But does not Abraham have to do something for the covenant to be continued? Does not Genesis 17:9-14 (removed from the lectionary text!) claim that circumcision is a condition? Yet “covenant” is not to be identified with circumcision, despite what verse 10 suggests (see verse 4). As 17:11 states, circumcision is “a sign of the covenant between me and you.” This covenant shall be marked in the flesh (17:13); circumcision is an enfleshed sign of the covenant. Circumcision creates an external, but hidden mark of group identity that persists in the face of life’s exigencies.

Circumcision does not make the covenant conditional. It is a response to God’s establishment of the covenant, as a sign of an already existing relationship, not a means by which it is to be implemented. Human unfaithfulness can lead to severe consequences, namely, being cut off from the people or excommunication (17:14). This is an action by God, not a court, and relates to individuals not the community. The last clause in 17:14 (breaking covenant) is not causally related to the first clause (not being circumcised). Neglecting circumcision is a sign of unfaithfulness, which threatens the relationship between God and the individual involved.

Being faithful or unfaithful to God is the essence of the relationship with God and that is what may be at stake in neglecting circumcision. Abraham responds faithfully to God’s command regarding circumcision and is circumcised himself (17:23-27). On the other hand, circumcision can become an empty sign; circumcised ones may have an uncircumcised heart (Jeremiah 4:4; 9:25).

Circumcision is common among Israel’s neighbors. Strikingly, God does not create a rite that would separate Israel from its neighbors. Rather, God takes an already existing practice from the larger culture and “baptizes” it for use in the Israelite community; it is not a mark of distinctiveness from other peoples.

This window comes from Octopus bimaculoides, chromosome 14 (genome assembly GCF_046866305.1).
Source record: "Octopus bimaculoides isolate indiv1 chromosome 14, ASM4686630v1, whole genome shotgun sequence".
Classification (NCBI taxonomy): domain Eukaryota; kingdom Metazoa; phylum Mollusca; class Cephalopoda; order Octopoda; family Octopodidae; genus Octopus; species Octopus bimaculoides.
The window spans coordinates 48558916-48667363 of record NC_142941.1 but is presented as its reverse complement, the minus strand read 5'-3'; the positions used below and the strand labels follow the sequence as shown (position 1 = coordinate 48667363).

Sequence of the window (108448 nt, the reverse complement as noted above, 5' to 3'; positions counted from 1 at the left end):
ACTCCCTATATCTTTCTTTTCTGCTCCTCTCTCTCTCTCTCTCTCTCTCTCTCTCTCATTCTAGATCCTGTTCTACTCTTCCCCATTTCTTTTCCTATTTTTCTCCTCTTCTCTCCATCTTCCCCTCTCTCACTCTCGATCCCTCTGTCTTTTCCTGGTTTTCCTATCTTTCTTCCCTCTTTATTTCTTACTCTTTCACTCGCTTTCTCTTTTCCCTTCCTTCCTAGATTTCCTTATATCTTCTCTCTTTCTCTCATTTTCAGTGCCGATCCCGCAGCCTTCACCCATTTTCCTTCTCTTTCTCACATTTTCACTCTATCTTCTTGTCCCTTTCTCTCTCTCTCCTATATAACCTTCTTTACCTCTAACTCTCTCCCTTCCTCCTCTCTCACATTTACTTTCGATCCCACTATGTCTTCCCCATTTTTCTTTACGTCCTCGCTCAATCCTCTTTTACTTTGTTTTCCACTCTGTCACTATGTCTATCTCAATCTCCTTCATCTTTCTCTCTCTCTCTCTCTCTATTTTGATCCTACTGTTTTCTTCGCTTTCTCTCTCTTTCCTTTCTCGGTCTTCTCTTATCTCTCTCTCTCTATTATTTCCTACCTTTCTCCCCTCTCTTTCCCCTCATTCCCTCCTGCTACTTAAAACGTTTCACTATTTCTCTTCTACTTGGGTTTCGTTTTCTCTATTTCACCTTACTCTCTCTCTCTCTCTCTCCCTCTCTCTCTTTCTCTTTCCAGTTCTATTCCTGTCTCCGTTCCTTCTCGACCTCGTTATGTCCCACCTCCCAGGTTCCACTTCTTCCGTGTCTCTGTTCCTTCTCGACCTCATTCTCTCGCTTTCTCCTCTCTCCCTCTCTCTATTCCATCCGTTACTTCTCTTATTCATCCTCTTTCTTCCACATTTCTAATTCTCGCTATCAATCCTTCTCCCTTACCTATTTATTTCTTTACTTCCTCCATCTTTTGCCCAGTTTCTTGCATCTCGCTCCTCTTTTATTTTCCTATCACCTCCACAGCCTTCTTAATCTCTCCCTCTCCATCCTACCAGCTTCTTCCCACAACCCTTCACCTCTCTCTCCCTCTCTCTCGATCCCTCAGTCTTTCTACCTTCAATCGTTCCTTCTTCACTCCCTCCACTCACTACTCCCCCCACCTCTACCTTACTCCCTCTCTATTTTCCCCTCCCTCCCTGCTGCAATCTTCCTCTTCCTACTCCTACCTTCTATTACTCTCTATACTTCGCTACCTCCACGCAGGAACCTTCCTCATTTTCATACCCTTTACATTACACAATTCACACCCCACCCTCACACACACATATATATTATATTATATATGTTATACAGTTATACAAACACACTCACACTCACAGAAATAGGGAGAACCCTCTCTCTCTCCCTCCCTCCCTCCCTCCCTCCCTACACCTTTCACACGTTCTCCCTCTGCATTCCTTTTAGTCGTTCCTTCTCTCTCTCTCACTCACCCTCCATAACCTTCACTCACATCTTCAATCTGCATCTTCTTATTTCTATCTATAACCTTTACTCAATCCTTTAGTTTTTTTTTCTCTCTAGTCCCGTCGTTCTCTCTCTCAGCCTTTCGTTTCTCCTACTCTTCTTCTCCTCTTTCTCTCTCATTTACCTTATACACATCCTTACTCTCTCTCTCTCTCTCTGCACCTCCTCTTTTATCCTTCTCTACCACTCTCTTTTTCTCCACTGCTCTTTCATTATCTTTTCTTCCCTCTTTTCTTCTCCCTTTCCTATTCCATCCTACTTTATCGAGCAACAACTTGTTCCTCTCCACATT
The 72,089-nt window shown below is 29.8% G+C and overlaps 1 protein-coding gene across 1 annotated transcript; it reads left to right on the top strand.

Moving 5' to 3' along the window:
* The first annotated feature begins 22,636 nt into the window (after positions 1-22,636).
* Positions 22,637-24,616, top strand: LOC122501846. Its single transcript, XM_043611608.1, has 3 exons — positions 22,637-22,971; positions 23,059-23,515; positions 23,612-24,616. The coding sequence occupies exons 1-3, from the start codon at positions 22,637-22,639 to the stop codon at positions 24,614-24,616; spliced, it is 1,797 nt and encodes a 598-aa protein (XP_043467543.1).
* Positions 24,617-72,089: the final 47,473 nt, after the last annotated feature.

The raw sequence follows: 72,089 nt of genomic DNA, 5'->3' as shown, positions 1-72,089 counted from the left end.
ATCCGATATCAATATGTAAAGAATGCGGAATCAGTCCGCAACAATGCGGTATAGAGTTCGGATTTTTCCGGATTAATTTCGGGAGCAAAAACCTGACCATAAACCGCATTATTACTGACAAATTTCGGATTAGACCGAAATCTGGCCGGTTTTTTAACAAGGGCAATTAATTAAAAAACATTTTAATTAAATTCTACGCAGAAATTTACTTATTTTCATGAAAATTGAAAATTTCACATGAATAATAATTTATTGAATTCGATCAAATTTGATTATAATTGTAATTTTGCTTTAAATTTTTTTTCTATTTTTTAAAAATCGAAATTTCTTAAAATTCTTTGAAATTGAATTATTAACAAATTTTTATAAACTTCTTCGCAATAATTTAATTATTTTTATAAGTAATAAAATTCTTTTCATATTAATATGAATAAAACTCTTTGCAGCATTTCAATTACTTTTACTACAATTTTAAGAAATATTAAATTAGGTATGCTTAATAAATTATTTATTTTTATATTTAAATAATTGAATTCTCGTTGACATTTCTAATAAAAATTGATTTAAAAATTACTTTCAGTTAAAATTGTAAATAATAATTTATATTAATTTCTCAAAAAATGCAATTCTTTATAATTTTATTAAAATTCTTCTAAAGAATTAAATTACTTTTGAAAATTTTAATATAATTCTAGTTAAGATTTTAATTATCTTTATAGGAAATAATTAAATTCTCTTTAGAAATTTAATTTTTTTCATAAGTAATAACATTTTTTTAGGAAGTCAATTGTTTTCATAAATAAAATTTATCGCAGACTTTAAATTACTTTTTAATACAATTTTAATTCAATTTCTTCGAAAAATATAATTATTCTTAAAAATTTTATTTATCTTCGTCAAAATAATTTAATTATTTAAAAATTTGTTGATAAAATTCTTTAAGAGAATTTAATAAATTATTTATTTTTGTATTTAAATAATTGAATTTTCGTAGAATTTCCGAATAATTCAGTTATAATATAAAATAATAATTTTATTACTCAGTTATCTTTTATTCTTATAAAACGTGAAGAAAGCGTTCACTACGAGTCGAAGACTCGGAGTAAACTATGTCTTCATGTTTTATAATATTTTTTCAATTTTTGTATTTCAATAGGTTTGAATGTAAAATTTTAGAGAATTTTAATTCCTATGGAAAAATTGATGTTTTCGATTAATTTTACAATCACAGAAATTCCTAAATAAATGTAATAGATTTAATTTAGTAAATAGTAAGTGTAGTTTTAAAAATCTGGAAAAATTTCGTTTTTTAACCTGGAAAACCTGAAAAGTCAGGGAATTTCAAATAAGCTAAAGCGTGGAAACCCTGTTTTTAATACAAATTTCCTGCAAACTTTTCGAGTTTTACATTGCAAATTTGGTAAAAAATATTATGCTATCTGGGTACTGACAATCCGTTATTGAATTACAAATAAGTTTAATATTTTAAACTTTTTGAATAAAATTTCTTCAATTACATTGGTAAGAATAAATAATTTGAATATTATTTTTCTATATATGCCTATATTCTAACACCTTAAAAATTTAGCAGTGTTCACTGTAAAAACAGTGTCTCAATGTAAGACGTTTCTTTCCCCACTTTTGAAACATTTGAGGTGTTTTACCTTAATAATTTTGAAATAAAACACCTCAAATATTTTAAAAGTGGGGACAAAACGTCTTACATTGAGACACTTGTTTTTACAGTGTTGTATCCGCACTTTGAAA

Note that although Ishmael is circumcised (17:23), that does not make him a member of the covenant community. At the same time, he is given many promises by God. Indeed, as the reference to Ishmael’s many descendants implies (17:20; 25:12-18), God’s promises to him are brought to a lively fulfillment in nations and kings. Abraham’s descendants will, finally, include not only the literal descendants of Isaac and Ishmael, but many spiritual descendants as well (the vast majority of Christians and Muslims are not physical descendants of Abraham).

Abraham and his family are surrounded with divine promises. They will not see the fulfillment of all of these promises in their lifetime (though a taste of fulfillment will be important, especially descendants). Faith will inevitably mean, for all of God’s followers, living with promises as promises, short of fulfillment.


Commentary on Psalm 22:23-31

Shauna Hannan

The final verses of Psalm 22 provide us with a wonderful hymn of praise.

The psalmist is inviting—no, compelling—the whole community to join her in standing in awe of the Lord. One wonders what type of occasion would call for such praise. We need not look any further than the hymn itself to discover the occasion. God “did not despise or abhor the affliction of the afflicted” (verse 24). God heard the cries of the psalmist, and for that God deserves great praise.

Although the assigned pericope can serve as a story in and of itself, God’s praiseworthiness is intensified when one looks at the entire psalm. But before doing so, it is valuable to attend to the given verses.

What we have before us is no ordinary description of who is invited to praise God. The psalmist’s expanded sense of time and space in relation to God’s worthiness to be praised is striking. First, the psalmist invites brothers and sisters in her presence to join both future generations and those yet unborn, challenging our ideas of time.

The psalmist also challenges our ideas of space. Remembering that she was not familiar with Google Earth, we note that her ability to broaden our sense of space is remarkable. All the ends of the earth, all the families of the nations, and all who sleep in the earth are summoned to respond to God’s greatness. Even those “who go down to the dust” (verse 29) shall bow before God.

This phrase in particular is worth your time and energy to explore. Is the psalmist suggesting that even those who have died have an opportunity to praise God? How do God and those who have died relate to one another? In other words, all people in all times and places will remember, turn to the Lord (repent), worship before the Lord, bow down, and live for the Lord. The psalmist is serious about the breadth and depth of the Lord’s praiseworthiness.